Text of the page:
If you’re lucky to live in a hot, sunny climate, a cactus would do just great by your front door. They love the heat, and you don’t have to water them very often. Make sure you put them in a planter with good drainage, per Costa Farms’ suggestion.

europe, france, vaucluse, lavender field in provence
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Lavender

If you’re looking to add a pop of color to your home’s entrance, look no further than lavender. This deliciously fragrant plant will greet your guests with eye-catching violet petals and a calming scent.

plectranthus scutellarioides heirloom coleus blumei painted nettle leaves flame nettleNORA CAROL PHOTOGRAPHY//GETTY IMAGES

Coleus

Coleus plants thrive in cool environments with just the right amount of moisture, with well-drained soil. So be sure not to overwater yours, as this could lead to root disease.

hydrangea
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Hydrangea

Hydrangeas love water, especially when they’re in direct sun on a hot day,” shares Lindsey Pangborn, Bloomscape’s plant expert. It’s best to check recently planted hydrangeas to see if they need watering daily. “Once they are established, they only need to be watered during long periods of hot, dry weather.”

spiral cypress topiary treeAMAZON

Spiral Cypress Topiary

Common in Tuscany, cypress trees can thrive in either direct sun or partial shade, according to Gardening Know How. The soil also needs to be high in acidity to encourage plant growth. To keep its curvy shape, a spiral topiary needs to be pruned at least twice a year.

14 indiana peony
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Peony Bush

Peonies, perhaps the most instagrammable flowers, need lots of sunlight and good air circulation states. Another pro tip? Use a metal support cage to help them grow.

astilbe by eden brothersEDEN BROTHERS

Astilbe Bushes

Astilbe blooms in late spring and grows in shades of pink and white. Almanac advises against direct sunlight because it will burn the leaves. The best course of action is moderate indirect sunlight, and make sure the soil is moist (mix with compost for the best results).

zinniaRACHEL SLEPEKIS

Zinnia

Zinnias are a great choice for container gardening and grow quickly from seedlings. They bloom in the spring season and need moist soil. To keep them blooming throughout the season, cut off the flowers once they’ve perished, and another one will bloom in its place according to Almanac.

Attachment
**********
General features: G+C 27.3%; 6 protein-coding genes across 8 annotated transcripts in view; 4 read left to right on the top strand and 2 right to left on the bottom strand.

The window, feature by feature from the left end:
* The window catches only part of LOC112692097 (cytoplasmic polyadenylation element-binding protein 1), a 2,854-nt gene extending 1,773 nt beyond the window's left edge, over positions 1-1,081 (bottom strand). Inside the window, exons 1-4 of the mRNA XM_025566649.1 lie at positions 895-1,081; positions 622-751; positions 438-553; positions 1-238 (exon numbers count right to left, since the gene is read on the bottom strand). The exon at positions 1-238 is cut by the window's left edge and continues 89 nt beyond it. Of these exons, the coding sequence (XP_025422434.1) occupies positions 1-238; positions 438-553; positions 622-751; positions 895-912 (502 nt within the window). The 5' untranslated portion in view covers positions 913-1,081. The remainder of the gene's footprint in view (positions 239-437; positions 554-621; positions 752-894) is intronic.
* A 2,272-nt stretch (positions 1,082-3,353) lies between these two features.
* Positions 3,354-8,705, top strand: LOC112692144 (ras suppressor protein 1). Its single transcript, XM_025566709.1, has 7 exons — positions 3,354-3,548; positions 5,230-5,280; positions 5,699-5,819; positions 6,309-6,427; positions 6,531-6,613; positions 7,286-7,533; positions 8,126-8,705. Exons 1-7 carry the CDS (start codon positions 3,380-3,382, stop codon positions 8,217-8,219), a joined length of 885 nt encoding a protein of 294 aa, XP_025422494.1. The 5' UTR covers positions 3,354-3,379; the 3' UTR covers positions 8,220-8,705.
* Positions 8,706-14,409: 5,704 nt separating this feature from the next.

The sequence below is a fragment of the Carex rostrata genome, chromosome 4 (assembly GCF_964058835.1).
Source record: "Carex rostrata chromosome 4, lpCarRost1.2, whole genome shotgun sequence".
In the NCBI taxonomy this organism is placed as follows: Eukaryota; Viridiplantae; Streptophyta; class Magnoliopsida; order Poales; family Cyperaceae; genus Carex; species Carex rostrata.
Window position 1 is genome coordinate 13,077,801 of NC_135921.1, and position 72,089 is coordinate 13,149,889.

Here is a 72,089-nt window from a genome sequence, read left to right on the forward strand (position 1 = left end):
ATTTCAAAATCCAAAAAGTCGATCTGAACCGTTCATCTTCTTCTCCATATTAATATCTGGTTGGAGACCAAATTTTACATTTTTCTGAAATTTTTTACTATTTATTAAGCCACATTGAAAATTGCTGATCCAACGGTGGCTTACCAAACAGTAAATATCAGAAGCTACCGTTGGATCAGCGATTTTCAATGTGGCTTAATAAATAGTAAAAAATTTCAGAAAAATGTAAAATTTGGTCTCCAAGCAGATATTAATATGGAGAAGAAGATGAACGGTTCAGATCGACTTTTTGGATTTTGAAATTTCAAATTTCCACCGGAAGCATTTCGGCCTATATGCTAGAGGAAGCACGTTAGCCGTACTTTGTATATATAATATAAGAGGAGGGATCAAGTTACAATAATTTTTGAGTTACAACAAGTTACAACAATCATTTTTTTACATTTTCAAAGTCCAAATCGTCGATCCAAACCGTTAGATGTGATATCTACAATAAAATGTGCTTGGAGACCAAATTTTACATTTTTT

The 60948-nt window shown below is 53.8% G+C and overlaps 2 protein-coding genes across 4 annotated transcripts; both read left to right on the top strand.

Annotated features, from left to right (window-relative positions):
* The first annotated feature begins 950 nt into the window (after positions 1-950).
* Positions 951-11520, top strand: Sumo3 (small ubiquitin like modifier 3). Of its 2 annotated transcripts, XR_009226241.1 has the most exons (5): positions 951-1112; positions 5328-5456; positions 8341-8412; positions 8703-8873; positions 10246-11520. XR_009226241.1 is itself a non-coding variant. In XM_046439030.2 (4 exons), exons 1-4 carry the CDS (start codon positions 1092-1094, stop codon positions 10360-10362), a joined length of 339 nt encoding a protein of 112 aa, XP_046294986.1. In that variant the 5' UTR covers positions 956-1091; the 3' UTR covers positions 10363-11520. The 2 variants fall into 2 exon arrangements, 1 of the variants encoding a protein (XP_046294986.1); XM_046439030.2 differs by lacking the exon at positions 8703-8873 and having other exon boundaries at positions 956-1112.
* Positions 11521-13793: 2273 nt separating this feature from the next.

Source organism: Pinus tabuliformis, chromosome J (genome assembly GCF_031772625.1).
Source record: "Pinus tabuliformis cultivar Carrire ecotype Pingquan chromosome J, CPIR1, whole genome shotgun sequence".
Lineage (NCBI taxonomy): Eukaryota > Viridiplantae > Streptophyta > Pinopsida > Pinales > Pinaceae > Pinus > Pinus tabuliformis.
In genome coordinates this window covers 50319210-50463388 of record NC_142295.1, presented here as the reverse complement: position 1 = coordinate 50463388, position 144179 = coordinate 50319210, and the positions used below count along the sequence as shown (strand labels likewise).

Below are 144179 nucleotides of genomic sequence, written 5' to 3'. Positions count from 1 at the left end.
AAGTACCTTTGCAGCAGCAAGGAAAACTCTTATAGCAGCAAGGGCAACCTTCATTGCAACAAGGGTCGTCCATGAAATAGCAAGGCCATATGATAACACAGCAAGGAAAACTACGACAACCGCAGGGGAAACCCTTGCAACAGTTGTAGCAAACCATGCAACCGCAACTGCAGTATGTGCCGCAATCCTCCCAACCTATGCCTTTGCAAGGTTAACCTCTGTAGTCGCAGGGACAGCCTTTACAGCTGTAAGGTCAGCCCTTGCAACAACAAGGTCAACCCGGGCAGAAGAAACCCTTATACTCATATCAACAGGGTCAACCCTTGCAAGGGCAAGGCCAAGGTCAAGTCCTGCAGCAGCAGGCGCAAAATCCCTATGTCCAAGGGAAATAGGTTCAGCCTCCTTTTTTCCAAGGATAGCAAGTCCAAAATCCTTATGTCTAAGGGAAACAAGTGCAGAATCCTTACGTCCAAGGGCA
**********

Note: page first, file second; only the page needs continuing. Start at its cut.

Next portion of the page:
bougainvilleaMAUINOW1//GETTY IMAGES

Bougainvillea

Ideally, you want to grow Bougainvillea in warm temperatures, but if not, container planting may work, according to Gardening How To. Water only when the soil is dry or the flowers begin to wilt. Prune any dead leaves or branches when you see them.

magnolia leaves and branches
THE MAGNOLIA COMPANY

Magnolia Branches

Magnolias need to be pruned when a branch is damaged or you want the tree to keep its shape. The branches can also be re-purposed in a planter with water. The dried leaves can last up to one to three months with proper maintenance.

magnolia flowerHGTV

Magnolia Shrub

You don’t have to grow a full-scale tree to enjoy magnolia flowers. A magnolia bush will bloom white, pink, or purple flowers and needs full or partial sunlight and a mix of composite fertilizer recommends Garden Guides.

plant, flower, petal, pink, peach, rose family, orange, botany, rose, rose order,SPECIES FACTS

Rose

“Choose a planting spot with full sun, at least 6 hours per day. Water well, then every other day as needed. Add mulch to retain moisture and suppress weeds,” says Layci Gragnani, rose program manager for Star Roses and Plants.

blue glow agaveETSY

Agave

For an agave plant to thrive, it needs direct sunlight for most of the day (at least 6-8 hours, advise our friends at Bloomscape). It’s best suited for warm and dry climates and only needs to be watered when the soil is completely dry.

snake plantLITTLE PRINCE OF OREGON NURSERY

Sanserveria

Although you’re probably used to seeing “snake plants” indoors, this low-maintenance plant can also grow outside. Similar to the agave plant they need direct sunlight and only water when the soil is dry.

poppiesGENTL AND HYERS

Poppy

You can grow poppy flowers in no time, simply by planting a few seeds in the soil in a planter. They come in a rainbow of colors and only need to be watered weekly to stay in shape.